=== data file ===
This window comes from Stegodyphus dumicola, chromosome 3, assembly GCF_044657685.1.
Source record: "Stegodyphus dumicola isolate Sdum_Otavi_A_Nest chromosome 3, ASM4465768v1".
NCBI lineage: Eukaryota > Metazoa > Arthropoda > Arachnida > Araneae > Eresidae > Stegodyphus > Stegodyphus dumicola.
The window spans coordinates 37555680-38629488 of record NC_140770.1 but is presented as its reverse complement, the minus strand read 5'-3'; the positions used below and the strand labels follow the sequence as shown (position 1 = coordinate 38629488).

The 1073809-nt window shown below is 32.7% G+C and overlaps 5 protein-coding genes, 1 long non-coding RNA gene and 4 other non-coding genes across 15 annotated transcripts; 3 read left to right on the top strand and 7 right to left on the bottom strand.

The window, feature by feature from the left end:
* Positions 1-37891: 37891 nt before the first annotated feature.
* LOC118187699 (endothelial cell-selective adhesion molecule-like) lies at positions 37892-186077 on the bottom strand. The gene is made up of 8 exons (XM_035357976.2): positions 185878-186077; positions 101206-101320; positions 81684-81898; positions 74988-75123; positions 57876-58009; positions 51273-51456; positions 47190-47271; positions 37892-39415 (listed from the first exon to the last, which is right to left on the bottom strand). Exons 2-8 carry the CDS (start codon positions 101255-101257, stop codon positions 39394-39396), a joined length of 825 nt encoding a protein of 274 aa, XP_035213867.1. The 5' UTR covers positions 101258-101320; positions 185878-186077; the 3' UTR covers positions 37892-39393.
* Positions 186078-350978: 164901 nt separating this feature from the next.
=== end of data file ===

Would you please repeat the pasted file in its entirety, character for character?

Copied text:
This window comes from Stegodyphus dumicola, chromosome 3, assembly GCF_044657685.1.
Source record: "Stegodyphus dumicola isolate Sdum_Otavi_A_Nest chromosome 3, ASM4465768v1".
NCBI lineage: Eukaryota > Metazoa > Arthropoda > Arachnida > Araneae > Eresidae > Stegodyphus > Stegodyphus dumicola.
The window spans coordinates 37555680-38629488 of record NC_140770.1 but is presented as its reverse complement, the minus strand read 5'-3'; the positions used below and the strand labels follow the sequence as shown (position 1 = coordinate 38629488).

The 1073809-nt window shown below is 32.7% G+C and overlaps 5 protein-coding genes, 1 long non-coding RNA gene and 4 other non-coding genes across 15 annotated transcripts; 3 read left to right on the top strand and 7 right to left on the bottom strand.

The window, feature by feature from the left end:
* Positions 1-37891: 37891 nt before the first annotated feature.
* LOC118187699 (endothelial cell-selective adhesion molecule-like) lies at positions 37892-186077 on the bottom strand. The gene is made up of 8 exons (XM_035357976.2): positions 185878-186077; positions 101206-101320; positions 81684-81898; positions 74988-75123; positions 57876-58009; positions 51273-51456; positions 47190-47271; positions 37892-39415 (listed from the first exon to the last, which is right to left on the bottom strand). Exons 2-8 carry the CDS (start codon positions 101255-101257, stop codon positions 39394-39396), a joined length of 825 nt encoding a protein of 274 aa, XP_035213867.1. The 5' UTR covers positions 101258-101320; positions 185878-186077; the 3' UTR covers positions 37892-39393.
* Positions 186078-350978: 164901 nt separating this feature from the next.